Review: Anki Overdrive Fast and Furious Edition | iLounge

Review

Review: Anki Overdrive Fast and Furious Edition

B+
Recommended

Company: Anki

Model: OVERDRIVE Fast and Furious

Price: $170

Compatibility: iOS 9.3.5 or later

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Jesse Hollington

Anki first came onto the iOS scene four years ago, presenting its debut product, Anki Drive, in an on-stage presentation at Apple's 2013 WWDC — a demonstration on how artificial intelligence technology could be coupled with the iPhone in real-world entertainment applications. The original Anki Drive was interesting as a proof-of-concept, but it lacked enough staying power to hold our interest, especially for the asking price. Of course, Drive was just Anki's toe in the water, which the company later expanded into Anki Overdrive, offering more sophisticated and robust gameplay. This year Anki has taken Overdrive up a notch further with a new licensed Fast and Furious Edition that pits players against the Toretto crew, featuring iconic voices and vehicles from the films.

Anki Overdrive: Fast and Furious Edition comes in a starter kit that includes two cars, a four-car charging platform and power adapter, and a track assembly consisting of eight track pieces (four straight, six 90-degree curved), a dozen guardrails and two riser pieces. A tire cleaner is also included for cleaning the wheels of the cars. The base kit can be expanded by purchasing Speed Kits ($20) which include two more straight track sections and Corner Kits ($20) which include two more curved track sections. More sophisticated track configurations are also possible with expansions such as the Collision Kit ($30) which provides a single four-way intersection piece, the Launch Kit ($30) which provides two ramps and four risers so you can create jumps, and the Bank Turn Kit ($10) that allows you to angle up a corner piece to create high-speed angled turns. Additional riser pieces and guard rails are also available. Although the additional kits allow you to expand your track to the limits of your imagination (and your wallet), the base starter kit still offers enough pieces for up to eight standard layouts, including two “figure-eight” style configurations that use the riser pieces to loop back over the track.

The starter kit also includes two iconic vehicles from the Fast and Furious franchise — Hobbs’ International MXT and Dom’s Ice Charger — however Anki also sells five additional themed vehicles for $50 each, as well as two new $60 “Supertrucks” that expand the game play even further with new characters and an additional game mode. It’s worth noting that while the included two cars are enough for basic races and battles, more advanced game modes may require more vehicles. Suffice it to say that if you’re at all serious about getting into Anki Overdrive, you should plan to spend more than just the base $170 for the starter kit, although cars from prior Anki kits can also be used with the Fast and Furious Edition.

The multi piece track configuration is probably the biggest enhancement since Anki’s fledgling Drive, since it opens up a world of new possibilities and challenges, and changing up the track configuration can make for a whole new gameplay experience. Setting up the track is very straightforward, with the pieces magnetically attaching end-to-end. One straight piece contains the start/finish line, which you’ll always need to include in your track configuration, but beyond that you can use as many or as few pieces as you like, as long as you create a looping track. The Fast and Furious Edition also adds an additional bonus in the form of a “Power Zone” track piece that can be used to disable nearby opponents when you drive through it, giving you an extra advantage in a tight race.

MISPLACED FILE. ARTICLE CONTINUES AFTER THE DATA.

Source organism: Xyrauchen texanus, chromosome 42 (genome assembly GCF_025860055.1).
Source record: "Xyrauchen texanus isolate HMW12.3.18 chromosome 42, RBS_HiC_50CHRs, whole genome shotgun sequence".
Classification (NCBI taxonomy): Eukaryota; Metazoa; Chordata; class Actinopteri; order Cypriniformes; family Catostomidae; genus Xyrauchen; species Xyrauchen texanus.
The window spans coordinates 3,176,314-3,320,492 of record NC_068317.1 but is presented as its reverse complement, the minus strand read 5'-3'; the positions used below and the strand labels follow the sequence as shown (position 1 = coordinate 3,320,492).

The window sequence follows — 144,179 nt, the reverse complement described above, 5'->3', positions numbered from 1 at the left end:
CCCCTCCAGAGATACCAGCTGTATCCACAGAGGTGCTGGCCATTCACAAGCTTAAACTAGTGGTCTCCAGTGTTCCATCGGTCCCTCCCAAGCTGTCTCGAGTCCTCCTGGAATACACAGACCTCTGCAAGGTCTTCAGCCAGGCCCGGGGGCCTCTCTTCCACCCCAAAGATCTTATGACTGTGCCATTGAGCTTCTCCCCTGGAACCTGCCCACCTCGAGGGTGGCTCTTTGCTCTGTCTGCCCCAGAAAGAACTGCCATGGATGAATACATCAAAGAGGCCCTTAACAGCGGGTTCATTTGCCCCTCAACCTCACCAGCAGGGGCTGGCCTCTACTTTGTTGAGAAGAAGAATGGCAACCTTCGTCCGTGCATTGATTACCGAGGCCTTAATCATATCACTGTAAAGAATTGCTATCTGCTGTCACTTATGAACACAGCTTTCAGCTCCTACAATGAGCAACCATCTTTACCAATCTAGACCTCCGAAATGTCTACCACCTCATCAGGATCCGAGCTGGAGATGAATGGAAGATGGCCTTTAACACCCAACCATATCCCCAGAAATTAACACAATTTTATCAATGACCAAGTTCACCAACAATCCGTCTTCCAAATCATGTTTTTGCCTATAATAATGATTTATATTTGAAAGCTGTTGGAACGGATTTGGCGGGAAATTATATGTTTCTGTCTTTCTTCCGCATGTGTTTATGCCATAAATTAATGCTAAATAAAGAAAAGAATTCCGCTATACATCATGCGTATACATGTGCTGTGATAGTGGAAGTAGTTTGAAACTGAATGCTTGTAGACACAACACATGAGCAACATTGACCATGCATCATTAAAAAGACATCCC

Anki also provides a new Anki OVERDRIVE: Fast and Furious app for this version of the game, which you’ll need to download to get started. The app will take you through setting up an account, updating your supercars, and building a basic track. After that, you’ll be prompted to put the cars on the track to begin scanning the track layout — the cars will take at least one loop around the track, drawing the detected layout on your iPhone screen as they go. Once they’ve finished doing this, both cars will line up at the start line so you can begin your first basic race.

As the race begins, your car will actually begin driving around the track at a somewhat moderate pace all by itself, doing its best to stay in whichever lane it started out in. Tapping and swiping up or down on an on-screen accelerator pedal allows you to speed up, and a brake pedal button at the bottom allows you to slow down or even stop your car completely. While your car is moving around the track, you can change lanes by tilting your device left or right — useful to pass other cars as well as lining up with the Power Zone lane if you’re using that track piece. Once you’ve completed your first race you can continue in Campaign mode, playing against other members of the Toretto crew at increasing difficulty levels, or simply play an open race. A “Test Track” mode also allows you to simply race the cars around the track with no specific goals so you can experiment with how your cars perform on different track layouts.

As you progress through Campaign Mode additional game modes will be unlocked, starting with a Battle Mode that challenges you to take out your opponent(s) a set number of times by lining up behind them and firing off appropriate virtual weapons and a Battle Race mode that combines a standard race with the ability to use weapons to slow down your opponents. A Time Trial mode challenges you to compete against yourself for the fastest time. If you have at least one additional car, you can play King of the Hill which is a sort of elimination game where you need to score a takedown on another car and then avoid getting hit yourself for a set amount of time. The last mode, Takeover, requires one of the Supertrucks, which you must take over in order to win the game. All of the game modes are also available in multiplayer, including campaign play where you can team up with your friends against the Toretto crew, particularly useful if you need help with more challenging races.